3. The stupid little things matter. Apple is really, really, really good about making sure that their devices just work right. They just do what their supposed to do. They’re not wonky or contain little stupid glitches.

For example. Let’s say I’m walking to my office and I have a little battery life left. Presently my Android device automatically dims my display to an unreadable level. This is fine and I can certainly appreciate them wanting to look out for me in preserving what battery life I have left. But… since I’m 5 minutes from my office, where I know I can plug my device in again, I’d just as soon go ahead and use what little battery life I have left for a display that I can actually see. So I manually go into the settings and change the brightness slider to full strength. Then I go back to my phone and start using it again. It stays bright until I hit a web page and then it goes back to the super dim screen. That’s just dumb. My manual setting should stick. But it doesn’t.

Another example. I will plug my Android phone in to it’s charger and the screen comes on. I don’t know why. The screen doesn’t need to come on — but it does. So I hit the button to turn it off — only it won’t turn off, the screen is locked — so I have to unlock the screen, *then* push the screen off button and it goes off. Of course inexplicably the next morning the screen is back on again when I go to get my phone. Did I mention that I have screen burn on my Android phone now?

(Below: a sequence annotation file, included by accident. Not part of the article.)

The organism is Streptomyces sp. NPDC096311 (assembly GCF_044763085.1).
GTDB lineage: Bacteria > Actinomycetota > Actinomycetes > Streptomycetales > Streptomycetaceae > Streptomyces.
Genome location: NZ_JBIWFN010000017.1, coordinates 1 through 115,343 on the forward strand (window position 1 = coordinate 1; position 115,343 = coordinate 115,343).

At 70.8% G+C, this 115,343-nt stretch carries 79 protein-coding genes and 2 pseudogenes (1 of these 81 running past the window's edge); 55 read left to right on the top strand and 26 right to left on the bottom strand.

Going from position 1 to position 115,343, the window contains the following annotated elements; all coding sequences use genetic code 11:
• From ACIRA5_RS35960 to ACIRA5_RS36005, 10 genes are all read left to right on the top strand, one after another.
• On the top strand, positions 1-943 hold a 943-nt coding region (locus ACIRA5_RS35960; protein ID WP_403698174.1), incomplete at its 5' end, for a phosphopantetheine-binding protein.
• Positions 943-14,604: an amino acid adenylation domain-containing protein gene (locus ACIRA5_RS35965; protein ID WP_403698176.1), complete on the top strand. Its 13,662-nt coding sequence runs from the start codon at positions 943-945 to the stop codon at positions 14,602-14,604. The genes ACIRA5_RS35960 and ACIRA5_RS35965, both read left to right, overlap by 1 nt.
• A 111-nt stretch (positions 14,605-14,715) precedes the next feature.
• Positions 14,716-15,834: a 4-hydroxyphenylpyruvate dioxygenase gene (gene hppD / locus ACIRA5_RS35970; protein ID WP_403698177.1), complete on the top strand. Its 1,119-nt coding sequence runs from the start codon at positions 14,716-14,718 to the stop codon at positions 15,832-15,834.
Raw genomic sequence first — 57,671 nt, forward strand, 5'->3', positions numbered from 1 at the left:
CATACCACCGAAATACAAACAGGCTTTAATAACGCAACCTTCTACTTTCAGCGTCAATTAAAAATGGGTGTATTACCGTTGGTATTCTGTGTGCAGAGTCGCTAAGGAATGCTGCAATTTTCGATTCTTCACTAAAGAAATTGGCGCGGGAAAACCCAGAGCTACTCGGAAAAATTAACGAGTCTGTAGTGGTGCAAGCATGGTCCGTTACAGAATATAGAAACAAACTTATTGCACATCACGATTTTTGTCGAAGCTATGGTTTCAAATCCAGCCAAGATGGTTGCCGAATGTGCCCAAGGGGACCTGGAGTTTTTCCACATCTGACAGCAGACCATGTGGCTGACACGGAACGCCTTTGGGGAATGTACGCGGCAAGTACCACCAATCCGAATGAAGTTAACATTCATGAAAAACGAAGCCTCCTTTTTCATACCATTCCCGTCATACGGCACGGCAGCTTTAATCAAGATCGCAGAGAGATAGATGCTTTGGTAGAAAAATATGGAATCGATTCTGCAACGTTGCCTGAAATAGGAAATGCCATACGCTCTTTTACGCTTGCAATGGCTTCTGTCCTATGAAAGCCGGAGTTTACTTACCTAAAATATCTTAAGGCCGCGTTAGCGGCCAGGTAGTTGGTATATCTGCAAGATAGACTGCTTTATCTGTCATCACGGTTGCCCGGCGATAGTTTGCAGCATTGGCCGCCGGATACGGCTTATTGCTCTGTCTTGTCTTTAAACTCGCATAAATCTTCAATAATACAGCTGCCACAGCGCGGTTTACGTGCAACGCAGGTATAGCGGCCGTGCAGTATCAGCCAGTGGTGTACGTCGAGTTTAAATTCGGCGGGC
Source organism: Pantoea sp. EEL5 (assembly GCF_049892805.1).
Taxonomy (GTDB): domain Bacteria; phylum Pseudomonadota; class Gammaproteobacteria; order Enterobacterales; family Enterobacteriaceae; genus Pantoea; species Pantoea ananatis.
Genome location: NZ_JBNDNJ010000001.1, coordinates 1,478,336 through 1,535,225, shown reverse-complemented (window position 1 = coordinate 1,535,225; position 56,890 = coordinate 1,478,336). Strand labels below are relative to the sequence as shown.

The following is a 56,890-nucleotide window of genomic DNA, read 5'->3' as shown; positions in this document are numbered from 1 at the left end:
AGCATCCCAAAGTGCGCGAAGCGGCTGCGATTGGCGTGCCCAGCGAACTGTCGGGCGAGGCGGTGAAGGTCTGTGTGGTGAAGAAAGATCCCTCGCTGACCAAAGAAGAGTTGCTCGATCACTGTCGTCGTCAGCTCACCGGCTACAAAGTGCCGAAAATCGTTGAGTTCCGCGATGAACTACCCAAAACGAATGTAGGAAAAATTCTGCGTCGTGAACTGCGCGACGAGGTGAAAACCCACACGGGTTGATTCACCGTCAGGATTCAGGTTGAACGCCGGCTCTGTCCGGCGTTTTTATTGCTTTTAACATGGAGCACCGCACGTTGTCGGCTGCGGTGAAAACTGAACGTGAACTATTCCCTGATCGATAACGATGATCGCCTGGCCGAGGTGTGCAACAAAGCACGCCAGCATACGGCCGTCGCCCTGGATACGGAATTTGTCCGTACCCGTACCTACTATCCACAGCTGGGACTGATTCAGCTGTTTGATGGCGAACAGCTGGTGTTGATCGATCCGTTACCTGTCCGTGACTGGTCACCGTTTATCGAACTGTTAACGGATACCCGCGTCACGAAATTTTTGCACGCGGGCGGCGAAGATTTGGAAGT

4. The battery life on this thing sucks ass. With my old iPhone I’d keep it plugged in all day at work. I’d then leave work, use it on the way home, use it at home and when I got up in the morning I always had enough charge to last me until I got to work again where I could plug it in and recharge. Not so with Android.

If I don’t plug my phone in to charge both at work *and* home, I will not have a charge enough for my morning commute the next morning. I don’t think that it’s the phone or the battery that are inferior. I think it’s that the stupid operating system uses power when it shouldn’t be. When I have the phone display off in the middle of the night, there is no reason at all why the screen should come back on (but it does, like to remind me that I have low battery, doh!). The phone should hibernate similarly to how Apple’s does so that when I want to use it again the next morning I can.